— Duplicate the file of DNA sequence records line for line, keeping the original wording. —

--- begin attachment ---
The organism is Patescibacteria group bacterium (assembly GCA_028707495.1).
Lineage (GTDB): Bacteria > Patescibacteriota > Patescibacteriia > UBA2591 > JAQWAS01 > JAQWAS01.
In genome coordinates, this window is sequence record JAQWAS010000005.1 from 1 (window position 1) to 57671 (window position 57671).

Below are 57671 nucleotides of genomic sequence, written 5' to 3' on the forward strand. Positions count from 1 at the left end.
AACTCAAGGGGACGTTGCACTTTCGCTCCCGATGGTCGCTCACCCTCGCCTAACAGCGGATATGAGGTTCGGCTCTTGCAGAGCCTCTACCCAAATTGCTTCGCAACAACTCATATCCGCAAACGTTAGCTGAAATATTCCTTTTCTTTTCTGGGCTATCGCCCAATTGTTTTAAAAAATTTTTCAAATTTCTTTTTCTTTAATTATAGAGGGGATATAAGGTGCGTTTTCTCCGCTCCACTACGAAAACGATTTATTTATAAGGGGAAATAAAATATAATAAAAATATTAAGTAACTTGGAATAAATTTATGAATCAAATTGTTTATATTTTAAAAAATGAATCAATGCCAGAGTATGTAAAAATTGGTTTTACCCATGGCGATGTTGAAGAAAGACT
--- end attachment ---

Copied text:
The organism is Patescibacteria group bacterium (assembly GCA_028707495.1).
Lineage (GTDB): Bacteria > Patescibacteriota > Patescibacteriia > UBA2591 > JAQWAS01 > JAQWAS01.
In genome coordinates, this window is sequence record JAQWAS010000005.1 from 1 (window position 1) to 57671 (window position 57671).

Below are 57671 nucleotides of genomic sequence, written 5' to 3' on the forward strand. Positions count from 1 at the left end.
AACTCAAGGGGACGTTGCACTTTCGCTCCCGATGGTCGCTCACCCTCGCCTAACAGCGGATATGAGGTTCGGCTCTTGCAGAGCCTCTACCCAAATTGCTTCGCAACAACTCATATCCGCAAACGTTAGCTGAAATATTCCTTTTCTTTTCTGGGCTATCGCCCAATTGTTTTAAAAAATTTTTCAAATTTCTTTTTCTTTAATTATAGAGGGGATATAAGGTGCGTTTTCTCCGCTCCACTACGAAAACGATTTATTTATAAGGGGAAATAAAATATAATAAAAATATTAAGTAACTTGGAATAAATTTATGAATCAAATTGTTTATATTTTAAAAAATGAATCAATGCCAGAGTATGTAAAAATTGGTTTTACCCATGGCGATGTTGAAGAAAGACT